Looking at it big picture, this WOD focuses on the following body movements:
pulling with posterior chain (hamstrings/glutes/erectors)
pulling with midline/abs
pushing with glutes/hamstrings
In other words, your “core” is going to take a beating.
Assuming you got at least one rep in the 5min. AMRAP of 165#/110# squat clean to overhead WOD, you can do at least one rep here. Ideally you’ll want to string the cleans and at five reps, this should be doable at least for the first few rounds. Take a deep breathe and hold it, and power through those cleans.
Toes to bar will deteriorate the fastest, no matter what the skill level. Local muscular failure will occur anywhere from 3rd to 5th round for fairly fit athletes; sooner for others. Technique in kipping will be paramount in order to string t2b. Make sure you hit the feet every rep, as a miss will be costly. I can easily see people going to singles or doubles of these in later rounds.
Wall balls are literally a pain in the butt and your glutes and lungs will be firing from these. Again, stringing will be ideal and breaking them up into sets of 10/5, 8/7, 5/5/5 will be used by many.
Breathing is important in this long workout. A quick deep breathe in before each clean might be one strategy, or holding your breath for all five could be another. During toes to bar and wall balls, it will be important to keep a nice, steady, even breath. If you’ve never practiced belly breathing (breathing not just to the lungs, but all the way down into the belly), then you might want to experiment before this WOD.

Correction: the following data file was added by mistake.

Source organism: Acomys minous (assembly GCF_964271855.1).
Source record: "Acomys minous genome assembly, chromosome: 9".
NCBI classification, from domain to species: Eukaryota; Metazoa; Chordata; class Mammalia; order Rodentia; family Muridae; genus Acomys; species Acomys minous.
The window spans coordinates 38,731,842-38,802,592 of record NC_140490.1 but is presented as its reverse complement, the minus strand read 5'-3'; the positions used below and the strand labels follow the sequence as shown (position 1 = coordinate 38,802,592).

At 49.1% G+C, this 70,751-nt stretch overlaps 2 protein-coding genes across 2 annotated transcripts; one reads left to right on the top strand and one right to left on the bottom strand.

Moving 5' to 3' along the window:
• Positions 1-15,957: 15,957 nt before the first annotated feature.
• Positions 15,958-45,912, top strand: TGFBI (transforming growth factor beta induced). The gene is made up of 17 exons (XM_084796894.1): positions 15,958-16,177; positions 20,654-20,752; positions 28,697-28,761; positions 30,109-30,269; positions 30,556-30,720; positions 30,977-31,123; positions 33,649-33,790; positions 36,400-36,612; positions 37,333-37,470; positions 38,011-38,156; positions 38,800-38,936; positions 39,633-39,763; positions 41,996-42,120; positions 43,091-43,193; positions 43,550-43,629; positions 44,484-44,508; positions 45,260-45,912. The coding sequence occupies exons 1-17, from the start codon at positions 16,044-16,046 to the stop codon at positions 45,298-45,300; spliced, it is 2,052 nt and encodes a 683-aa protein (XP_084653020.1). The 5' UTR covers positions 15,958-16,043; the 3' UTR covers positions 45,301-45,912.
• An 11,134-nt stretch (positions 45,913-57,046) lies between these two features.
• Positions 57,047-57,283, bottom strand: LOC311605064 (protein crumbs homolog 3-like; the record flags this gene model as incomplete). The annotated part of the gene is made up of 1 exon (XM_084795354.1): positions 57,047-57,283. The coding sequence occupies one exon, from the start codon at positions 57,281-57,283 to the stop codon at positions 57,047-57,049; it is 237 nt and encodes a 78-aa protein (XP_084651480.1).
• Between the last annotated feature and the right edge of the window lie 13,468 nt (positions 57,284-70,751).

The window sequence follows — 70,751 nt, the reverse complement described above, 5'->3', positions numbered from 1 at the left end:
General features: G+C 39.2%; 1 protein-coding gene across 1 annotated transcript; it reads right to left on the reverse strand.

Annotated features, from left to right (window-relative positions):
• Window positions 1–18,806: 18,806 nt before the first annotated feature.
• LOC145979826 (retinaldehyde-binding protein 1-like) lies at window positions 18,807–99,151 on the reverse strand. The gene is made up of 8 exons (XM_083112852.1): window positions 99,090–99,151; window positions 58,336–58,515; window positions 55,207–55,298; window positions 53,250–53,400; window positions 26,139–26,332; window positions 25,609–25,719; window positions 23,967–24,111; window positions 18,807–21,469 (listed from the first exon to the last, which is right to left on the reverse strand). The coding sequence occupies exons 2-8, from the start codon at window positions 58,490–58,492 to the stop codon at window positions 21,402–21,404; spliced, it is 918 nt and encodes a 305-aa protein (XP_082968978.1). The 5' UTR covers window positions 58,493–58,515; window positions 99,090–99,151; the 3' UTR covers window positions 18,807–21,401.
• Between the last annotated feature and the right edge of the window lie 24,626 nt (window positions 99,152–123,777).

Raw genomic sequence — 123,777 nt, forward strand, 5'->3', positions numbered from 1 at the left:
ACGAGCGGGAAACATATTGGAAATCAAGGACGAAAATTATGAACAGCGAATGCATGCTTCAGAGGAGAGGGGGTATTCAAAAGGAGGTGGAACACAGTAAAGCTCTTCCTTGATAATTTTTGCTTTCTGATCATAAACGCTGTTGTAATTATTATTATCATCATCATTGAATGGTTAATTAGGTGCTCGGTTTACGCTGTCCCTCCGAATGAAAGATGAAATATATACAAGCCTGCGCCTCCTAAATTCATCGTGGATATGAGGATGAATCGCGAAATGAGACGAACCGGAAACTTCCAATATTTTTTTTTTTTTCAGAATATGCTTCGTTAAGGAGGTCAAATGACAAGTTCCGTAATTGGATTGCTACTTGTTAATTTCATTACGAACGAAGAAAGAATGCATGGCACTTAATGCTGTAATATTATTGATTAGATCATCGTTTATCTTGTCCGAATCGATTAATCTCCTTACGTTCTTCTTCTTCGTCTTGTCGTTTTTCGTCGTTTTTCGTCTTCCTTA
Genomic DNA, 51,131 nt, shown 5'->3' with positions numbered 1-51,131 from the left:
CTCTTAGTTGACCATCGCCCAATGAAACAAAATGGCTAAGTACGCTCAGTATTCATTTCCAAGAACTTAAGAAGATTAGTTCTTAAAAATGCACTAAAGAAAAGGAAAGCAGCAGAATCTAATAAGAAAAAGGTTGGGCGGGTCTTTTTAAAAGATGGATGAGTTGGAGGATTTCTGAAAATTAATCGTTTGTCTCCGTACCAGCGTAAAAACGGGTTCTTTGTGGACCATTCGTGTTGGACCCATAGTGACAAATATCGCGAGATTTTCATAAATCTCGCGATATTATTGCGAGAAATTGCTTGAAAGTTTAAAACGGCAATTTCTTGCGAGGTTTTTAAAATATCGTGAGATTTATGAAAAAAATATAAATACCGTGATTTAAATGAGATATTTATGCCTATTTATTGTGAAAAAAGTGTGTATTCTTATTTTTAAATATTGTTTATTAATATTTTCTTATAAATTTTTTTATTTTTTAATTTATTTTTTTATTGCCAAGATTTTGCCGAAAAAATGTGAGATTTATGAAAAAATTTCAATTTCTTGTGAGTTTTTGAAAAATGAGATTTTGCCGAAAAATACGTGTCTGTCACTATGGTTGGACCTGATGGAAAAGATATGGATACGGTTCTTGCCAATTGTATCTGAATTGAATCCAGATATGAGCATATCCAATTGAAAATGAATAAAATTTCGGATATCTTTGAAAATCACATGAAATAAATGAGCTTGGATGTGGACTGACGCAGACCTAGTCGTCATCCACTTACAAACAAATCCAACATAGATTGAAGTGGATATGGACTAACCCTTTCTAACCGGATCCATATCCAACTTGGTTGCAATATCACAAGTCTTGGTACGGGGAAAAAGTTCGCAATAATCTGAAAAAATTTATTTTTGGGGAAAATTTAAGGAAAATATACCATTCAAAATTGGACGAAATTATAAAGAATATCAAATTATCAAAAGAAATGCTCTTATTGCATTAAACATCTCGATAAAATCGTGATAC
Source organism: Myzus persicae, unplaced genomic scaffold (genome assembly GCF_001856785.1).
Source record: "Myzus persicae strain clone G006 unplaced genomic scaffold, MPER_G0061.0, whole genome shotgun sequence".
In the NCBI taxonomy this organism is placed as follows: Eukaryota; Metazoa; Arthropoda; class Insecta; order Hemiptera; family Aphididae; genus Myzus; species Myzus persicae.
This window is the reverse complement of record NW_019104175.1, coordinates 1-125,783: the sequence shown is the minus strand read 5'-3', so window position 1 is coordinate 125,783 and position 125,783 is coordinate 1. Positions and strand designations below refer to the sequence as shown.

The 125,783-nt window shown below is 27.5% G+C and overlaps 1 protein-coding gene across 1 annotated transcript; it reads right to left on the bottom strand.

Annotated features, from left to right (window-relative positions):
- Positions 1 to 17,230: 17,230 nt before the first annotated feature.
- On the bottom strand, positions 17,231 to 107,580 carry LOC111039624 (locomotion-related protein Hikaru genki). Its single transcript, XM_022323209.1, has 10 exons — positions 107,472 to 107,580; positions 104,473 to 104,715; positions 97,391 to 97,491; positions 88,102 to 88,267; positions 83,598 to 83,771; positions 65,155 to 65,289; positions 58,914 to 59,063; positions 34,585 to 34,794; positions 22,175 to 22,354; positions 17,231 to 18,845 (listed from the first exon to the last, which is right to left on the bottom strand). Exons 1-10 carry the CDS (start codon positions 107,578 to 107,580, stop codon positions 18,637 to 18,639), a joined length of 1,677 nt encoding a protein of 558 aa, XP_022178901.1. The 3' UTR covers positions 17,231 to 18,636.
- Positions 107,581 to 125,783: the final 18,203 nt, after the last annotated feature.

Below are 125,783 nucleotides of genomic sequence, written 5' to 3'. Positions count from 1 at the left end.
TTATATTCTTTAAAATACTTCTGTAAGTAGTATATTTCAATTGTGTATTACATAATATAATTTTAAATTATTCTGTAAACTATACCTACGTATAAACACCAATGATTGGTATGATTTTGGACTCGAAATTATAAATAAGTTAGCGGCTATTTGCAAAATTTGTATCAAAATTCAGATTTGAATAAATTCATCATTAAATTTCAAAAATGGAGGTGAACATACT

Grip is going to surprise people I think. The grip from t2b will fatigue and you will feel it on the cleans. Try to keep a looser grip on the t2b instead of a death grip. I think this will help you in the long run. You may tape to prevent rips, this might be a good idea since the t2b is a big swinging motion.
This is not a WOD I can see many people doing twice within a few days, simply because of the toes to bar. I’ve seen many people need at least a few days to recover. Warming up thoroughly and stretching before AND after the WOD will help this recovery, especially any hip openers, glute stretches, and midline stretches. Massages and ice are your friend after this workout!
20 minutes is a long time. There will be some folks who will have a score of 5 from the cleans and I’m not sure how they plan on spending the next 19-18 minutes of the WOD. Hopefully they can muster up the momentum and technique to get at least a few toes to bar. (Lean back and REACH with those piggies! Use a kip similar to a pull up) For those with t2b, I would expect coming out of the gate pretty nice, but then coming to a screeching halt around rounds 4-7 because of muscle fatigue. Those that can’t handle the cleans will lose time there as well, especially if they are heavy enough to be treated as max efforts later in the workout. A full round of this is 30 repetitions and a quick round would take about 45 seconds. I predict firebreathers and top scores will be in the 14-15 rounds for both men and women. Those that will come out on top are those who can handle the 145/100 weight well, that have the gymnastic prowess and technique to keep moving on those toes to bar, and the lungs to get those wall balls done.
Other thoughts, especially from those who have tried it?
coming next…WOD 11.6 (AMRAP in 7 minutes of thrusters and c2b pull ups)